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Old 02-16-2009, 09:33 AM   #21
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Sounds like a tenant issue ... Offer a programmable thermastat. Pretty reasonable these days.

FWIW I have tenants in the same area who leave the heat at 80 and complain when "it's not 80 in the apartment".

Had one tenant who was behind on the gas bill ... threatening to shut off service. Called to ask if I'ld put the gas in my name (I said "no"). Went to the unit and found the bedroom windows OPEN ... "too hot, upstairs ... cooler downstairs". They moved the gas to one of the kids names and SSN. When they cycled thru all the kids ... they moved.
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Old 02-16-2009, 09:08 PM   #22
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Originally Posted by samclem View Post
As you may know, when the outside temperatures get low (below about 30 degrees) your heat pump can no longer extract sufficient heat from the air to warm the air in your home, so it stops functioning as a heat pump and the resistance elements inside your unit start provide your heat (your thermostat might have a little light that tells you when this is happening). These elements work just the same as the ones on your toaster or the portable space heaters you are using. They cost a lot to run.


.
Some of the newer designs claim to be effective down to outside air temps in the mid-teens before they have to switch to resitive heating......google 'acadia heat pump', for example.
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Old 02-17-2009, 07:50 AM   #23
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Some of the newer designs claim to be effective down to outside air temps in the mid-teens before they have to switch to resitive heating......google 'acadia heat pump', for example.
I think it's lower than that. The resistive element in our Trane system does not kick on until the outside temperature gets into single digits, which is fairly infrequent here.
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Old 02-17-2009, 09:39 AM   #24
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The bill was an actual bill. Can a faulty meter actually track a Higher reading?

I'm glad I read this thread. This week I am contacting my utility company with evidence there is something wrong in their meter reading. A few years ago, they developed technology that allows them to access readings by driving down the street -- they say.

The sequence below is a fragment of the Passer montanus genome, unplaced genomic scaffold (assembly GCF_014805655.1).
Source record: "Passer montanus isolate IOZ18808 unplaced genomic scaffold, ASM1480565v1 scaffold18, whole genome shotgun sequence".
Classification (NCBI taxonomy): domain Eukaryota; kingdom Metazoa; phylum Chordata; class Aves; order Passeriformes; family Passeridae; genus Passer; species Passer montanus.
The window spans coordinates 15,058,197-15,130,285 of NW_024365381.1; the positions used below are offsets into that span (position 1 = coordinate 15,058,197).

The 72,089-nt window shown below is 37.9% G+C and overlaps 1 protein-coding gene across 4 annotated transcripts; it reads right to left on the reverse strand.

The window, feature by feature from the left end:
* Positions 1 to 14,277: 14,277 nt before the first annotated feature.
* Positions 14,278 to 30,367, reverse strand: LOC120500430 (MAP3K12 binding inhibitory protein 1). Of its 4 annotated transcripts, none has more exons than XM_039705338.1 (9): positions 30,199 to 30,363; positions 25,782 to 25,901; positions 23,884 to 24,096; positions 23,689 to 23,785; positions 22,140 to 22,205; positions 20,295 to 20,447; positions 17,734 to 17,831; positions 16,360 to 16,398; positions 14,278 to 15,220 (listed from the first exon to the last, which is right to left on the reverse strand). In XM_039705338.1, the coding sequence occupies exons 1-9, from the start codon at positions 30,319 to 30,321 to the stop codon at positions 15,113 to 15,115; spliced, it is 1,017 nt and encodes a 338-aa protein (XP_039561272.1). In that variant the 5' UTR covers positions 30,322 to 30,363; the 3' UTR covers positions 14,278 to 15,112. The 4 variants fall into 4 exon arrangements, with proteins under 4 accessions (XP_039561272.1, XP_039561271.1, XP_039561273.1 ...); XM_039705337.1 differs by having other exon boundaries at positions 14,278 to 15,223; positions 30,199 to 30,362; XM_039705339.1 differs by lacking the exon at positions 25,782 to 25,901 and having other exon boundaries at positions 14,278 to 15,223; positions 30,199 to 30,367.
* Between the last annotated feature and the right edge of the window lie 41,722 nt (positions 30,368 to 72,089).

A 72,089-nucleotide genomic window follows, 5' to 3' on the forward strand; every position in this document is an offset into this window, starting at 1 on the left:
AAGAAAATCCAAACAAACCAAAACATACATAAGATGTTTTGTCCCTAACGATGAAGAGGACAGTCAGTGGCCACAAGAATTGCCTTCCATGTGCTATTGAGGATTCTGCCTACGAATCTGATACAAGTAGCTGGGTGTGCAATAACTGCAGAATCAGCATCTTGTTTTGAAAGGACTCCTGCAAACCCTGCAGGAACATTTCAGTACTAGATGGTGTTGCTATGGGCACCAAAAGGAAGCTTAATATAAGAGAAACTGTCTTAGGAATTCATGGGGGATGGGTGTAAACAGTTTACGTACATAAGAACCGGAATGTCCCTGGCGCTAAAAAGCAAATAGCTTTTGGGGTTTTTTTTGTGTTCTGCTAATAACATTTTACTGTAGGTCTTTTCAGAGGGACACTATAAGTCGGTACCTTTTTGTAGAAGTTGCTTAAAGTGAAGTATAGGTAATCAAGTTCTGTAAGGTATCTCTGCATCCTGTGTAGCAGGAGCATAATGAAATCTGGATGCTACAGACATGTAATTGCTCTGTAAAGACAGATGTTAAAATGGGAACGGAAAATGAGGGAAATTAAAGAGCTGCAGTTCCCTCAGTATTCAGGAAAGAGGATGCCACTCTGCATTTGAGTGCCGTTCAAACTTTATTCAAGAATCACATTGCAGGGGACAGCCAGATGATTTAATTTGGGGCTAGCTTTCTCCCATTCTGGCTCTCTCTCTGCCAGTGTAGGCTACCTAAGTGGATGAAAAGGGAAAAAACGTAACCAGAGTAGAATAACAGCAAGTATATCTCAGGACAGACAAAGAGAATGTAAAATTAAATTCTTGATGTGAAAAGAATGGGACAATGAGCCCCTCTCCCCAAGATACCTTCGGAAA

Here's what I found out, after I bought a second home and spent time away from my principal residence.

Sept 08: I had no gas use at all. I did not have the gas hot water heater on and I did not have the heat on. I have an electric stove. But my meter reading said my gas use was up 25% from the month before, and up from the year before, when I was home full time in September.

Jan 09: I have the thermostat at 45 the whole month, down from 58. The outside temperature is not colder than January 2008. I have the hot water heater on less, very regulated. Meter reading shows 20% higher use of gas from previous January.

I think these new meter reading techniques are faulty, or perhaps the people using the equipment are doing something wrong.

I plan to contact the utility company this week, because I am very curious.

My heat is gas hot water (a boiler), with electric ignition. Plumber says it's in fine shape.
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Old 02-17-2009, 10:00 AM   #25
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Kat, can you read your meter? If so, I would compare what the meter says to what the bill says. If you know about the day they read it, that is even better. The utility may be able to give you the approximate date it is read. With so little gas usage, you should be close.

I don't understand 'can a faulty meter track a higher reading'. While I don't have a clue how a gas meter actually works, I would suppose there are spinning wheels that tracks flow at a given pressure. I would think any analog or digital method would be subject to errors.
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Old 02-17-2009, 10:21 AM   #26
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Sept 08: I had no gas use at all. I did not have the gas hot water heater on and I did not have the heat on. I have an electric stove. But my meter reading said my gas use was up 25% from the month before, and up from the year before, when I was home full time in September.

Jan 09: I have the thermostat at 45 the whole month, down from 58. The outside temperature is not colder than January 2008. I have the hot water heater on less, very regulated. Meter reading shows 20% higher use of gas from previous January.
Were the number of days in the billing cycles the same?

Do the furnace and/or the hot water heater have a pilot light? If so, pilot lights can consume a fair amount of natural gas over a month, if left on.
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Old 02-17-2009, 10:36 AM   #27
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Rustic and FIRE'd, those are great ideas and suggestions. I believe my bill has a meter reading date -- I'll have to download it and check.

I'll check the number of days in the billing cycle too.

The water heater was on pilot. The boiler was off after the previous winter. Yet it showed an increase.

I'll make sure to get all the info in order.
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